Frame a Quilted Hankie!
I never knew I was such a hankie lover! They are the simplest linen you can quilt. Small, simple and fast! I’ll take you through the steps to create this one-of-a-kind piece. Let’s go!
These are the fabrics used in this piece. The background is a red cotton with a sheen, underlayment is a gold lame’ and then the hankie is on the top of this sandwich.
Hankies are usually quite thin, so I like to put something underneath them. Sometimes it’s just a white layer or a thin piece of batting, but this one has some cutwork, so I put the lame’ just under the inside open area. I will admit it was a little tricky to position it!
I work on a Handi Quilter Fusion longarm. I’ve recently become a Handi Quilter Ambassador, so you can imagine how much I adore my machine! To begin, I have loaded a piece of muslin backing on my frame, then I begin “the stack”. First, is a piece of 100% wool batting. Then a layer of background fabric, which is the red cotton with a hint of sheen. Next, is the gold lame’ just underneath the inside cut work. Finally, the hankie.
I begin by stitching down the red fabric, creating the shape I want, in this case a square. Then I stitch the perimeter of the hankie, following the lines of the lace. This will also anchor the lame’ on the inside.
On this piece, I used Cindy Needham’s Ultimate Stencils When faced with a lot of white space, this IS the ultimate stencil. It is a fabulous grid system that let’s you create a unique design. I used a purple air erase pen to draw my lines. I like these pens because the lines disappear in about an hour. ***UPDATE, I now prefer blue, water soluble pens. I’ve had the purple pens reappear. The blue pen disappears best with a mix of 1 heaping teaspoon of baking soda, dissolved into 1 cup of cold water.***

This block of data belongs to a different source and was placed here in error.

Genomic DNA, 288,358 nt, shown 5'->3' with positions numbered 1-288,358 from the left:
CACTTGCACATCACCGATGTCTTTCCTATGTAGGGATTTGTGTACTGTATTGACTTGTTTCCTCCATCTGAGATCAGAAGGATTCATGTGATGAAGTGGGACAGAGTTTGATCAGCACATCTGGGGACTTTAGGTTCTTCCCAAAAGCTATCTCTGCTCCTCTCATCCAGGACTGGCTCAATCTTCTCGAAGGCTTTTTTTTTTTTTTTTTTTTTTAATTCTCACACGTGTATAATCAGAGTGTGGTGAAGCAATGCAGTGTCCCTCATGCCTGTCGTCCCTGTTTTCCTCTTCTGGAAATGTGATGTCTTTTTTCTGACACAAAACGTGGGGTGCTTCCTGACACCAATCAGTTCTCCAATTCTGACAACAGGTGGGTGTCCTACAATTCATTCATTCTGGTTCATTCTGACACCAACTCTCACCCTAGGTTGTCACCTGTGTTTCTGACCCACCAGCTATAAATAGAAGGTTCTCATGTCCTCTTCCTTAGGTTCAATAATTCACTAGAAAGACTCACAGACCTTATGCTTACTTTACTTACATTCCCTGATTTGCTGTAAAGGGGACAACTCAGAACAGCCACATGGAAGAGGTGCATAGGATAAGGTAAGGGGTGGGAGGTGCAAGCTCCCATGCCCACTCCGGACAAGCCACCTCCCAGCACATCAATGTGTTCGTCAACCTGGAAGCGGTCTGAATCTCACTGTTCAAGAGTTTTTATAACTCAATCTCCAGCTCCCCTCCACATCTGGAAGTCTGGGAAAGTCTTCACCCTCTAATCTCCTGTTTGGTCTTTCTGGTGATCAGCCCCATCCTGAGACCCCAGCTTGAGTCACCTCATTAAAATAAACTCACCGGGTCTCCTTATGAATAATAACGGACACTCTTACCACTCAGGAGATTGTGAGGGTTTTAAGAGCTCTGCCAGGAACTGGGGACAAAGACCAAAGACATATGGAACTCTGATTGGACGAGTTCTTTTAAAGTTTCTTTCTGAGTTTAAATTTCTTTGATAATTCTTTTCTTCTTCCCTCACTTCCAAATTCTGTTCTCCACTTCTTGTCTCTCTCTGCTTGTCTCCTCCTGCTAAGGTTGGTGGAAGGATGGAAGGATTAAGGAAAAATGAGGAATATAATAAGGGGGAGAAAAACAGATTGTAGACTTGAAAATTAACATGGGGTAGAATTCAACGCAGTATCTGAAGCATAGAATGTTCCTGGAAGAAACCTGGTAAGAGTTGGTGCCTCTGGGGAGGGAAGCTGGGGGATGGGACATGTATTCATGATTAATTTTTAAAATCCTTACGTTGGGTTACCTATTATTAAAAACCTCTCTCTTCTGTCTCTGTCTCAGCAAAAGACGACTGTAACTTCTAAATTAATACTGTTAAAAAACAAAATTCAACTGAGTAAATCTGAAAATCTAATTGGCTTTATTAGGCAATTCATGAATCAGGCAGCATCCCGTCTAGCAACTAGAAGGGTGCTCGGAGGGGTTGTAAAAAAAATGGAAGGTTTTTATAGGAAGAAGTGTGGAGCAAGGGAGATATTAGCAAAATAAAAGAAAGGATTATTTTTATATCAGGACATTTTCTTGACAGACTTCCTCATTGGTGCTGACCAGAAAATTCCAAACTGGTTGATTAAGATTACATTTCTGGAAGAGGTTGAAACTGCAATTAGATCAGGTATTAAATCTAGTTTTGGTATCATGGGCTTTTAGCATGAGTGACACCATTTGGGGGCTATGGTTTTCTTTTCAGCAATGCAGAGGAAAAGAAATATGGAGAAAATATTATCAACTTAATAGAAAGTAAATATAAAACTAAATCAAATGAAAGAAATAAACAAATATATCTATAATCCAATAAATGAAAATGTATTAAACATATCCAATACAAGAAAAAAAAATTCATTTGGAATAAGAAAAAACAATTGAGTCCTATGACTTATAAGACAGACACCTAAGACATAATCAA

After using the grid for the straight lines, I connect the dots where I like and then start my free motion quilting in those spaces. I use my favorite quilting ruler to do the ditch stitching around the perimeter and then to outline my design.
This is where the design starts to take shape. I don’t necessarily know where I’m going. I decide each step as I go!
Now that I have the inside designed, I go back out to the background fabric and echo the scallop of the hankie. From there, I decided on a piano key border.
The last thing I do while I have the piece on my longarm, is to stitch around the perimeter of the hankie to finish the edge. Once I have the hankie off the frame, I add small glass beads to tack down the middle of the flowers and give the piece a wee bit ‘o bling. For this particular piece, I trimmed about 2 inches beyond the size of the frame, wrapped around a piece of acid free foam core board, then completed with the inset piece of cardboard that came with the frame.
Here is the finish! Framed it is about 24″ square. I put spacers right inside the frame (1/4″ strips of foamboard) so the fabric does not touch the glass. Many times I cut a mat, but this one looked great on its own.
I made this piece to sell at my guilds’ silent auction a few weeks ago, so it no longer resides with me. This was a tough one to give up, but I know it’s making someone smile when they look at it! Thanks for following my process. I hope you’ll give it a go, whether you work on a domestic or longarm machine. Have a fabulous weekend!